# Optimize - The Synthesis Engine

In the previous chapter we focused on how to design quantum algorithms with the Qmod language. Once a quantum algorithm is designed, it can be compiled into a quantum circuit implementation that can be executed on quantum computers or simulators. This is done by the Classiq synthesis engine. In this chapter we cover how to use and utilize the Classiq synthesis engine in the IDE and the Python SDK through concrete examples.

## Synthesis Background

In most cases, a specific quantum model can be compiled to many, sometime infinite number of quantum circuits that might differ in their properties. Some will have more qubits with smaller circuit depth, some will have all the qubits connected to each other whilst other will not, and some will have a fewer number of 2-qubit gates than others.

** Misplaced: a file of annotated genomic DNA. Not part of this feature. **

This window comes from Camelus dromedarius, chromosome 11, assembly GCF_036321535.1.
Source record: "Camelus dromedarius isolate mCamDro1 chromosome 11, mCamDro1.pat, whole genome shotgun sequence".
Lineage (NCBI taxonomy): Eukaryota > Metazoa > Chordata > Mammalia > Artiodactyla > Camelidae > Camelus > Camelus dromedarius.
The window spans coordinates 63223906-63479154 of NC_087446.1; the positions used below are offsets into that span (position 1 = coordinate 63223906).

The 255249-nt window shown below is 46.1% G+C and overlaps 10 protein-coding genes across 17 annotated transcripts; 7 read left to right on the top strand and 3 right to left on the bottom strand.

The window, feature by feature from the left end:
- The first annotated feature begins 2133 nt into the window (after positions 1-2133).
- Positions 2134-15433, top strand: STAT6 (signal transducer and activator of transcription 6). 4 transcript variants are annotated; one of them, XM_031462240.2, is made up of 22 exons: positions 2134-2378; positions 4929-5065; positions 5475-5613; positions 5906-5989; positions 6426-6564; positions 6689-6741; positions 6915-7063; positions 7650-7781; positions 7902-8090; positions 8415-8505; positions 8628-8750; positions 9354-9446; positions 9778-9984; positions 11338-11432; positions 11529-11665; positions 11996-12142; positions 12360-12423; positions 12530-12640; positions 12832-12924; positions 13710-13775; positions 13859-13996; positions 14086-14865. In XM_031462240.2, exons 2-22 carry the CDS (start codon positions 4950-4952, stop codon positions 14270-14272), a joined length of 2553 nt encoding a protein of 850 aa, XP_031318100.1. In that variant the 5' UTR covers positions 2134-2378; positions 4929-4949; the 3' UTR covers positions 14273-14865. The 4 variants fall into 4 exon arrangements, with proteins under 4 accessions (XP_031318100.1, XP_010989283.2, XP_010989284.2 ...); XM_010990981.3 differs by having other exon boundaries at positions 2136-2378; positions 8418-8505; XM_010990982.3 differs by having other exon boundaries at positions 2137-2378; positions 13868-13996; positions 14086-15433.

The Classiq synthesis engine receives the quantum model as an input, together with the constraints and preferences of the desired quantum program, and outputs a quantum program implementation of the quantum model that satisfies the constraints and preferences.

Some of the current available constraints options for the Synthesis engine are: * Optimization parameter - either to optimize for circuit width or circuit depth; * Maximal gate count - maximum allowed number of a specific 1- or 2-qubit gate; * Maximal circuit width or circuit depth.

And some of the available preferences: * Compiling the quantum circuit for a specific quantum processor; * The desired connectivity map of the quantum circuit; * The output format of the quantum circuit, e.g. QASM or QIR.

A full list of possible constraints and preferences is available in the reference manual.